DocMcMommy

5+ Year Member
Feb 25, 2014
139
181
like the title says... I'm feeling overwhelmed and discouraged.

I've been working toward this for almost ten years now. Which sounds outrageous. I feel like all I've done is accrue red flags and end up further away than ever.

I moved out when I was still in high school (abusive family situation) and got my GED. I have a red flag on my app from around my 18th birthday when I was arressted for something really stupid. I tried and dropped out of two semesters of college. I paused for a little and got my **** together, sort of. I went back to school and did much better. I got a couple of C's but ended with a GPA of 3.5-3.6. But then I took the MCAT when I was going through some family stuff and before I was really ready, and scored really atrociously.

Earlier this year my husband passed away really, really suddenly. Now I'm a single mom and about to move to Ohio with my toddler to be near family. I'm thinking of taking a step back and maybe trying to apply in 2019. After some time with my family, a break, restudying for the MCAT, and establishing residency in Ohio. But idk, I'll be almost 30 by then and I feel like my past is too spotty to get any looks from schools.

I know it probably seems really callous to be thinking about this at this point, but I just like to have a plan and know where I'm going. So, idk. Just thinking out loud to internet strangers and maybe looking for any insight/perspective.

Thanks.
 

Coltuna

2+ Year Member
Nov 2, 2015
1,540
1,130
Status
Medical Student
I'm very sorry to hear about your husband. While I don't think you should give up and age shouldn't deter you from pursuing your goal, maybe it's not the best time to apply? Medical school is a significant emotional investment, and if you're already short on emotional stability (at no fault of your own), medical school may not bode well for you. I mean all of this in the nicest way possible.
 
OP
DocMcMommy

DocMcMommy

5+ Year Member
Feb 25, 2014
139
181
No, I totally get that and feel the same. I'm not planning on applying this year or even next cycle. But I was thinking about possibly working toward the 2019 cycle. Idk.
 
About the Ads

Coltuna

2+ Year Member
Nov 2, 2015
1,540
1,130
Status
Medical Student
No, I totally get that and feel the same. I'm not planning on applying this year or even next cycle. But I was thinking about possibly working toward the 2019 cycle. Idk.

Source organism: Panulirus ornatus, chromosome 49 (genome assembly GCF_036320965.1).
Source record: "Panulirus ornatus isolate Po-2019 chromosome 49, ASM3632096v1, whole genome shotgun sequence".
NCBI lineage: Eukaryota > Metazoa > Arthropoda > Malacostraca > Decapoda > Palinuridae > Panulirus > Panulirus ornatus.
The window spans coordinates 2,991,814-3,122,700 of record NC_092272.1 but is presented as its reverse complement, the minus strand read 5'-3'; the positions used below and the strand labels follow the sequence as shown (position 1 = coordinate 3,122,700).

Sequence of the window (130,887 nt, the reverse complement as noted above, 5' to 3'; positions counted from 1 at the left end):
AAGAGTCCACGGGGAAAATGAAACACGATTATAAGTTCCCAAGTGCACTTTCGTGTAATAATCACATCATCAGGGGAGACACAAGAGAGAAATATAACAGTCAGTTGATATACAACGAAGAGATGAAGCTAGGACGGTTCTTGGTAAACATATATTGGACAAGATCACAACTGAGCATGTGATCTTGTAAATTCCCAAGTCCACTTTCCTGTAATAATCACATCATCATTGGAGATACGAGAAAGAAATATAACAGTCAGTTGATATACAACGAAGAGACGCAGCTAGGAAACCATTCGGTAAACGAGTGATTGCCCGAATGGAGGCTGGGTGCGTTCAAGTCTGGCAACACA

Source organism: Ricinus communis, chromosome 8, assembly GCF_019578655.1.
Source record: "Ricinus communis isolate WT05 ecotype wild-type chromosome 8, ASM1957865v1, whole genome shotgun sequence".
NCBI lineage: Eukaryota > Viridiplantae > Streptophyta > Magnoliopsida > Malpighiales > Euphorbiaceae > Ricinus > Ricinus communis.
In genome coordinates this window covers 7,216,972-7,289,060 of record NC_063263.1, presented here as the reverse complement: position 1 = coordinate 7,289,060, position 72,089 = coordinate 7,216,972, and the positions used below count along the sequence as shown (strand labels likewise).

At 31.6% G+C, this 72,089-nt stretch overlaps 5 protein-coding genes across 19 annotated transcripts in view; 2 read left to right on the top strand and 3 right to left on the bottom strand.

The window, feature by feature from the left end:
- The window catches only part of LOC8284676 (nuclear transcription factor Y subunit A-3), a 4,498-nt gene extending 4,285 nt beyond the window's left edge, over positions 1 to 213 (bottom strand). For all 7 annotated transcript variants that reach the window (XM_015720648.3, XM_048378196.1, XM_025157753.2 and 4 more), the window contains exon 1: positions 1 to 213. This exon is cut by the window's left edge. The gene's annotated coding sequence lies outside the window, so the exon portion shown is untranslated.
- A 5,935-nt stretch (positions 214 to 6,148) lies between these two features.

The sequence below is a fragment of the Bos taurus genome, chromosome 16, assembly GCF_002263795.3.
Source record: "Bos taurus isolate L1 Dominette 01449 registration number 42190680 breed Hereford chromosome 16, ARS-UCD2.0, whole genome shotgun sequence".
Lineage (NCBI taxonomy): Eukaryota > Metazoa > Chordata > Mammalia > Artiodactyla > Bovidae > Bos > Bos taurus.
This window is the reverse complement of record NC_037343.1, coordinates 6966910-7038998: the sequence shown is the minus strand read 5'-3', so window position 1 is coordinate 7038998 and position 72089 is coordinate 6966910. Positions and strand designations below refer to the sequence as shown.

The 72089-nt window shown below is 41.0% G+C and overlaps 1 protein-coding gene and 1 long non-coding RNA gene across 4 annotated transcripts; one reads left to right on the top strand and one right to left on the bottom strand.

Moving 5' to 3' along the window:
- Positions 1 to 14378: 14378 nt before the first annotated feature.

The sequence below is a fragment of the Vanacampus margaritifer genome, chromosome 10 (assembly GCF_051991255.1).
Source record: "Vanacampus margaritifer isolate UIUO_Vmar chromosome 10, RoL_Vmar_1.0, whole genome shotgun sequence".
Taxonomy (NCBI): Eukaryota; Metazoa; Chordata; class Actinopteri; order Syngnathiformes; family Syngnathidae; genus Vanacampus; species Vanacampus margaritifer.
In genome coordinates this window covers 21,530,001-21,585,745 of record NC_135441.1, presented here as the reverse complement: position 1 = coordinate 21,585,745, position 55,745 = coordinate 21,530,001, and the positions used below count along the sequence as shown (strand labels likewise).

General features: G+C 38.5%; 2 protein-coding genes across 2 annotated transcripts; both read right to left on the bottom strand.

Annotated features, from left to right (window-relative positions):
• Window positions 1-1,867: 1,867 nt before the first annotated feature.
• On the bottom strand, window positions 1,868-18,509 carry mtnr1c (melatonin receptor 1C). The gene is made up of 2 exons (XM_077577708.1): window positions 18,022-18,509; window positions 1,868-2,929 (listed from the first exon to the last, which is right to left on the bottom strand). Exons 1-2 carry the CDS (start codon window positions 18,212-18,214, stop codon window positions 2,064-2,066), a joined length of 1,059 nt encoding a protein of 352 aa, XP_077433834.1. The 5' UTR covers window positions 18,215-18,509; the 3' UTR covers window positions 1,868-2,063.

Oh okay I missed that detail! Only you know if you'll be ready for that investment. Age shouldn't be the rate limiting factor in your decision!
 

CJhooper123

2+ Year Member
Apr 2, 2016
695
951
Status
Medical Student
I'm truly sorry to hear about your husband. I can only imagine what you and your family have been through.

Regarding your career in medicine - only you can answer what you really want. Do you want to be a health care provider? Are you only committed to becoming a DO/MD? If your not 100% committed to becoming MD/DO, PA is an excellent option. I know plenty of PA's that decided to go back to school w/ 3/4 kids in their 30's and absolutely love what they are currently doing.

If your determined to become a doc, I understand that too (I share that same drive). Your GPA looks solid... MCAT will need to be 504-505 range. I agree w/ Coltuna... its a huge emotional/physical commitment going to med school, so you will have to decide when you area ready.... But, considering the obstacles you have faced so far, its going to be a hell of a story when you make it happen! Your going to have ups/downs. Never get too high... never get too low. You got this!
 

Dagrimsta1

Current Representation of MS-3
5+ Year Member
Sep 14, 2014
798
907
New York
Status
Medical Student
You can definitely still become a doctor, and know that doesn't apply to everyone. But the question remains, is it really worth it? I mean it has nothing to do with age but the fact that you are a single mother will inevitably make it all the more difficult. There is a chance that you will have to relocate for school and to do that with achild is even more difficult. There is another chance that you will obtain a residency after four years of training in a different state as well. There are a bunch of variables that have to be accounted for and if you are willing to encounter them, then go for it and best of luck. I am no way trying to discourage you, will you need to be aware of the facts.
 
About the Ads